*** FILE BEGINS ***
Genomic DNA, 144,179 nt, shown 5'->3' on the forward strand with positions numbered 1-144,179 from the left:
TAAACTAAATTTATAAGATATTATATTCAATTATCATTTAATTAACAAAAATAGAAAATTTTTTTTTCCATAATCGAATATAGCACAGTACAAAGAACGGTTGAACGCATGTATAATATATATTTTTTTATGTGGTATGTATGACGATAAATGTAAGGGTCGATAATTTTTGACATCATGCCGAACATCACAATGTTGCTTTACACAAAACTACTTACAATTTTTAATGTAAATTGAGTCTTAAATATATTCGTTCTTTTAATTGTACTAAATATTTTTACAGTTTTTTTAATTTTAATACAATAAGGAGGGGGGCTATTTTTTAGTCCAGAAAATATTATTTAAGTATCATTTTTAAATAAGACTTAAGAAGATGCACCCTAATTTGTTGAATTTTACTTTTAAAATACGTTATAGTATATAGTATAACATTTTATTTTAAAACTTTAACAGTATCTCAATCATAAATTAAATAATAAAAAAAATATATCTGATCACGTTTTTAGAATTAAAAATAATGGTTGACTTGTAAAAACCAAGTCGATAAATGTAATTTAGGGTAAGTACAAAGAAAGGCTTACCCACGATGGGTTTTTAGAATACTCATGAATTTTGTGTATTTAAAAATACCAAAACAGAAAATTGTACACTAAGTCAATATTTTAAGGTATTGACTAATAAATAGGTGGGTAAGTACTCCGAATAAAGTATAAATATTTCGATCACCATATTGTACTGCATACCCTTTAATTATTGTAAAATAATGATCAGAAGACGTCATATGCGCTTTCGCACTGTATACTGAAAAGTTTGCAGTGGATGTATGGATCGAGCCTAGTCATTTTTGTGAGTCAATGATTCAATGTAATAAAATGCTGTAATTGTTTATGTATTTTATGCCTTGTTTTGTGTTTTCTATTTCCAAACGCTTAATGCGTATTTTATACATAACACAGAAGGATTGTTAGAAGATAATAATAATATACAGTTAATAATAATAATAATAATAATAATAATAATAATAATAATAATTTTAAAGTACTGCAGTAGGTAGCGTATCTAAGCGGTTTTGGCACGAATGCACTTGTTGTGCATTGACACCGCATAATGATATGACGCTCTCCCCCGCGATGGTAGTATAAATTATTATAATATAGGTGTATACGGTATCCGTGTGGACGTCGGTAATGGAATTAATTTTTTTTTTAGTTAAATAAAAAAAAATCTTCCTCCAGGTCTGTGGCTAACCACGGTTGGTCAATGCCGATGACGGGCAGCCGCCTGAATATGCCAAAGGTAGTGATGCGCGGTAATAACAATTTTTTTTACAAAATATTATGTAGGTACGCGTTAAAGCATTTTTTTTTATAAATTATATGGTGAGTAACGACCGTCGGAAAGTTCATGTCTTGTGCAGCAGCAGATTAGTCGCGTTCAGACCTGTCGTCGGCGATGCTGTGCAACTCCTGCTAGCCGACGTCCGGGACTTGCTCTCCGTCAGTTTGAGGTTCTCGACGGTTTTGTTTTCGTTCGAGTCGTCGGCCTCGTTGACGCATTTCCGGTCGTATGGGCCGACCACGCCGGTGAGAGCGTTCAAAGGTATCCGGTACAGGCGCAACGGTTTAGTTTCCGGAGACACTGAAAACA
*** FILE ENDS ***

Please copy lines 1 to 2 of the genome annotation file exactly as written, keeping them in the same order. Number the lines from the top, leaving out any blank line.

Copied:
Genomic DNA, 144,179 nt, shown 5'->3' on the forward strand with positions numbered 1-144,179 from the left:
TAAACTAAATTTATAAGATATTATATTCAATTATCATTTAATTAACAAAAATAGAAAATTTTTTTTTCCATAATCGAATATAGCACAGTACAAAGAACGGTTGAACGCATGTATAATATATATTTTTTTATGTGGTATGTATGACGATAAATGTAAGGGTCGATAATTTTTGACATCATGCCGAACATCACAATGTTGCTTTACACAAAACTACTTACAATTTTTAATGTAAATTGAGTCTTAAATATATTCGTTCTTTTAATTGTACTAAATATTTTTACAGTTTTTTTAATTTTAATACAATAAGGAGGGGGGCTATTTTTTAGTCCAGAAAATATTATTTAAGTATCATTTTTAAATAAGACTTAAGAAGATGCACCCTAATTTGTTGAATTTTACTTTTAAAATACGTTATAGTATATAGTATAACATTTTATTTTAAAACTTTAACAGTATCTCAATCATAAATTAAATAATAAAAAAAATATATCTGATCACGTTTTTAGAATTAAAAATAATGGTTGACTTGTAAAAACCAAGTCGATAAATGTAATTTAGGGTAAGTACAAAGAAAGGCTTACCCACGATGGGTTTTTAGAATACTCATGAATTTTGTGTATTTAAAAATACCAAAACAGAAAATTGTACACTAAGTCAATATTTTAAGGTATTGACTAATAAATAGGTGGGTAAGTACTCCGAATAAAGTATAAATATTTCGATCACCATATTGTACTGCATACCCTTTAATTATTGTAAAATAATGATCAGAAGACGTCATATGCGCTTTCGCACTGTATACTGAAAAGTTTGCAGTGGATGTATGGATCGAGCCTAGTCATTTTTGTGAGTCAATGATTCAATGTAATAAAATGCTGTAATTGTTTATGTATTTTATGCCTTGTTTTGTGTTTTCTATTTCCAAACGCTTAATGCGTATTTTATACATAACACAGAAGGATTGTTAGAAGATAATAATAATATACAGTTAATAATAATAATAATAATAATAATAATAATAATAATAATAATTTTAAAGTACTGCAGTAGGTAGCGTATCTAAGCGGTTTTGGCACGAATGCACTTGTTGTGCATTGACACCGCATAATGATATGACGCTCTCCCCCGCGATGGTAGTATAAATTATTATAATATAGGTGTATACGGTATCCGTGTGGACGTCGGTAATGGAATTAATTTTTTTTTTAGTTAAATAAAAAAAAATCTTCCTCCAGGTCTGTGGCTAACCACGGTTGGTCAATGCCGATGACGGGCAGCCGCCTGAATATGCCAAAGGTAGTGATGCGCGGTAATAACAATTTTTTTTACAAAATATTATGTAGGTACGCGTTAAAGCATTTTTTTTTATAAATTATATGGTGAGTAACGACCGTCGGAAAGTTCATGTCTTGTGCAGCAGCAGATTAGTCGCGTTCAGACCTGTCGTCGGCGATGCTGTGCAACTCCTGCTAGCCGACGTCCGGGACTTGCTCTCCGTCAGTTTGAGGTTCTCGACGGTTTTGTTTTCGTTCGAGTCGTCGGCCTCGTTGACGCATTTCCGGTCGTATGGGCCGACCACGCCGGTGAGAGCGTTCAAAGGTATCCGGTACAGGCGCAACGGTTTAGTTTCCGGAGACACTGAAAACA